THT Health to Increase Health Insurance Premiums for CCSD Teachers

Clark County School District teachers who have multiple family members covered by their health insurance are facing rising costs and, in some cases, their premiums are nearly doubling.

THT Health’s open enrollment period for the 2022-23 benefit year began August 3 and runs through August 24. The changes come into effect on October 1.

Factors driving these increases include inflation and teacher shortages – essentially more spending to be spread among fewer people insured by the health trust.

“Health care spending is really going up,” THT Health CEO Tom Zumtobel told the Las Vegas Review-Journal on Friday.

THT Health is the health insurance provider for approximately 36,000 people – school district certified employees and their family members. The trust, which has struggled for years with financial problems and been bailed out several times, is overseen by the Clark County Education Association teachers’ union.

The premium increases will have the biggest effect on families opting for a traditional PPO plan.

Educators who are insured individually or with a dependent will not see a premium increase for medical benefits, but will see a “nominal premium change” if they opt for the dental PPO rather than the HMO option, according to the trust’s website.

Zumtobel said at a school board meeting Thursday night that the school district is doing a “really good job” funding educators but not funding families, and “our spending is with the families.”

He said the health trust was unhappy with the premium increases.

John Vellardita, executive director of the Clark County Education Association, returned a Review-Journal request for comment to Zumtobel on Friday.

In a statement released Friday, the school district said, “Because the insurance program is administered by THT, we will defer to them for an answer.”

Last year, educators began to worry about being abandoned as patients by their medical providers or sent to collections due to unpaid claims.

The school district issued a $35 million advance to the health trust last year, and it must be repaid by the end of June 2024.

In October, an agreement was reached between the district and the teachers’ union. It included financial transparency and other requirements, such as settlement of bad debts.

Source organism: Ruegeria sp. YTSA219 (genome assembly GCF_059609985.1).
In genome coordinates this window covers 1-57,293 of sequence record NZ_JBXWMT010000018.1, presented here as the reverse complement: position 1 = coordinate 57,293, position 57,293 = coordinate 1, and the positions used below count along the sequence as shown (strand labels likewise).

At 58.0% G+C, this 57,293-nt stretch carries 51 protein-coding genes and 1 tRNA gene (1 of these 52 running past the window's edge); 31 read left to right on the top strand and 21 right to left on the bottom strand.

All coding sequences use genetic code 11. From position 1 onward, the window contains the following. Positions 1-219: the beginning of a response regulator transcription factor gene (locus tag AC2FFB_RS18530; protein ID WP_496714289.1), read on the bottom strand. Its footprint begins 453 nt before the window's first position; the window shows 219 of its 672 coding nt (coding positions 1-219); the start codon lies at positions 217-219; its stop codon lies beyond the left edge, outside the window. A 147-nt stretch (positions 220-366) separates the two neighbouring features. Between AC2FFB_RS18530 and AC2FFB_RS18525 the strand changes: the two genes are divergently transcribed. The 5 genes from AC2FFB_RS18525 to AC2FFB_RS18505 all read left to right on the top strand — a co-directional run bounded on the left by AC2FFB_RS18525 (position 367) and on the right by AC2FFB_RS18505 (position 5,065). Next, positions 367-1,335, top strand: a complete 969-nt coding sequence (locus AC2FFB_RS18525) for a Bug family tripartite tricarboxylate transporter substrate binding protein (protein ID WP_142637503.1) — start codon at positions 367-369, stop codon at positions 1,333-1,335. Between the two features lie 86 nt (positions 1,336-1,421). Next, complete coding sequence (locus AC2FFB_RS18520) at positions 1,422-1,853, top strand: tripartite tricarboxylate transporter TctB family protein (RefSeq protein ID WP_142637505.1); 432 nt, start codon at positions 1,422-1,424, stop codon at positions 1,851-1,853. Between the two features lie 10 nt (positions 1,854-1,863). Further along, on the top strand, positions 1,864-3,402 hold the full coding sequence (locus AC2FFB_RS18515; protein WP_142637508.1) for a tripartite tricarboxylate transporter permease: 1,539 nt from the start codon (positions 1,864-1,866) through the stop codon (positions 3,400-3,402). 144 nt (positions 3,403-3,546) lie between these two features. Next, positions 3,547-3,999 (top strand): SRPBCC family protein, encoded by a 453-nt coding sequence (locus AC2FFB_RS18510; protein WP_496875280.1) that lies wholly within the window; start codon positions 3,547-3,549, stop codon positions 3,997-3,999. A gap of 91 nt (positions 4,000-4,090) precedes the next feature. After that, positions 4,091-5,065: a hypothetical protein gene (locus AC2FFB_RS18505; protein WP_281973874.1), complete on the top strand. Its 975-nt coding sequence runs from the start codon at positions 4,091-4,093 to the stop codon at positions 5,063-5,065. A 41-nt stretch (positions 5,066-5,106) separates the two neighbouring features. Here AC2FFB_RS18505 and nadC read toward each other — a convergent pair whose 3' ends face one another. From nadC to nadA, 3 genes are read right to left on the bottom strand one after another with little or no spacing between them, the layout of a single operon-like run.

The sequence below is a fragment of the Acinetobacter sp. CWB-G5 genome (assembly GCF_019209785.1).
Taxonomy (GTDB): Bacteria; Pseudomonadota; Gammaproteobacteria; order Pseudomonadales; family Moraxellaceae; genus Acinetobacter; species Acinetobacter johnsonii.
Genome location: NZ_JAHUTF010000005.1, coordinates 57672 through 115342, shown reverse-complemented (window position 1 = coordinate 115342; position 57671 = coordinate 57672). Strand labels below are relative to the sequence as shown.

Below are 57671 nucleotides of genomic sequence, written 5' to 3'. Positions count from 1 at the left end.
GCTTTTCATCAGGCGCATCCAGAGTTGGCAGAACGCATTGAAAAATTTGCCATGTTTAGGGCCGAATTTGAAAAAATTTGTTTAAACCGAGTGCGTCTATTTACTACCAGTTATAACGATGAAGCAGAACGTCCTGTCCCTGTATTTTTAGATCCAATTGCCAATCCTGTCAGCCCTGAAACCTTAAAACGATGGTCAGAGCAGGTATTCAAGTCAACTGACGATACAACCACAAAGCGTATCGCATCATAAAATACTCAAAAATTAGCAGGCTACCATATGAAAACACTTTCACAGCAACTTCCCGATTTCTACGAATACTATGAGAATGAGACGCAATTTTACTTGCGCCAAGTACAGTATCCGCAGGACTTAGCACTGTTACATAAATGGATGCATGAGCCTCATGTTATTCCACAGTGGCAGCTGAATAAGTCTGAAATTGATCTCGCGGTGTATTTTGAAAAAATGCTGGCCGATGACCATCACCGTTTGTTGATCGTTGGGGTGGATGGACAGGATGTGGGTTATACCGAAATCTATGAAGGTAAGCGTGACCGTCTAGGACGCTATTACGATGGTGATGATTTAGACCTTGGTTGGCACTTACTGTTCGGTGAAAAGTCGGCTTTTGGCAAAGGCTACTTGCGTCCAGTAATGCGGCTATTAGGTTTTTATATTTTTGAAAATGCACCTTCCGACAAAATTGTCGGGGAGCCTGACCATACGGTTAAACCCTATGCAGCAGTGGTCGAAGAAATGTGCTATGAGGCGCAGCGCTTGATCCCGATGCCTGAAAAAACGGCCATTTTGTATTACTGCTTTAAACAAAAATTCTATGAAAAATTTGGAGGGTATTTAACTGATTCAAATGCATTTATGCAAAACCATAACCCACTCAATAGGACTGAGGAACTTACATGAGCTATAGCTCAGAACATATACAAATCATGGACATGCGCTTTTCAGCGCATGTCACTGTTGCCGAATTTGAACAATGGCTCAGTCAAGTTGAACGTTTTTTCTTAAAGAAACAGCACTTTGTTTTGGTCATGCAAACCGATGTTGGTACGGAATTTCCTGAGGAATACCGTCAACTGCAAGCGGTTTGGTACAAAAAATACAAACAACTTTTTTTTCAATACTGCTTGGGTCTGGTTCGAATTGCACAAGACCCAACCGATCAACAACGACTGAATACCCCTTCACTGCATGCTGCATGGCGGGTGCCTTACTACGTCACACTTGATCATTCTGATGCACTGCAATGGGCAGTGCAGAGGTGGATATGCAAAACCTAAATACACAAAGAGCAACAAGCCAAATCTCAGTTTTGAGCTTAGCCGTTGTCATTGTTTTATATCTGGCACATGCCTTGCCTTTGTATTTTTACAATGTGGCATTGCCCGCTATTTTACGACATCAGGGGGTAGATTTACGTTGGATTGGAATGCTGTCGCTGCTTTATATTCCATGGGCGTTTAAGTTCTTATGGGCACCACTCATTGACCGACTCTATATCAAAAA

Zumtobel told the Review-Journal on Friday that the health trust had done “remarkable things” over the past year, including resolving outstanding claims and collection cases. He said it had “turned the operation upside down”.

He said the trust did not plan to increase bonuses, but inflation and declining teacher numbers played a part.

The health trust said on its website that its “trend inflation” is 8.73%, compared to local and national employers who are seeing cost increases of 12-25% in their plans.

Recruiting teachers is difficult, Zumtobel said, noting that he understands bonus increases aren’t helping.

He said the increases have hit families hard.

“I hate it, personally, but it wasn’t fair to put it back on individual teachers,” he said.

High school teacher Ryan Fromoltz — who is insured as an individual under the traditional PPO plan — said he’s heard concerns from district employees who have multiple children about how they’ll pay the premium increases.

“Teachers are looking at severance options because the bonuses have gone up so much for families,” he said.

THT Health offers two plan options: a traditional PPO and a high-deductible plan.

New this year: the school district will contribute $500 for an individual and $1,000 for a family into a health savings account for those on the high-deductible plan.

That’s a significant advantage, Zumtobel said, noting he thinks it got lost in conversation.

Another change: there are additional categories of family subscribers: subscriber plus two to four people and subscriber plus five or more people. Currently, it’s just “subscriber plus family”.

Employees pay $245 by paycheck every two weeks for the Signature plan, the traditional PPO. This will run between $368 and $475.50, depending on the size of the family and the dental plan chosen.

There is a smaller premium increase for the High Deductible Advantage Plan, which is currently $232.50 for a family. Now the costs will range from $247.50 to $267.50.

In comparison, licensed employees will pay between $7.50 and $19.50 per paycheck, depending on the plan and dental benefits they choose.

An employee plus a family member will pay between $115 and $134 per paycheck.

Contact Julie Wootton-Greener at [email protected] or 702-387-2921. Follow @julieswootton on Twitter. Journalist Lorraine Longhi contributed to this report.

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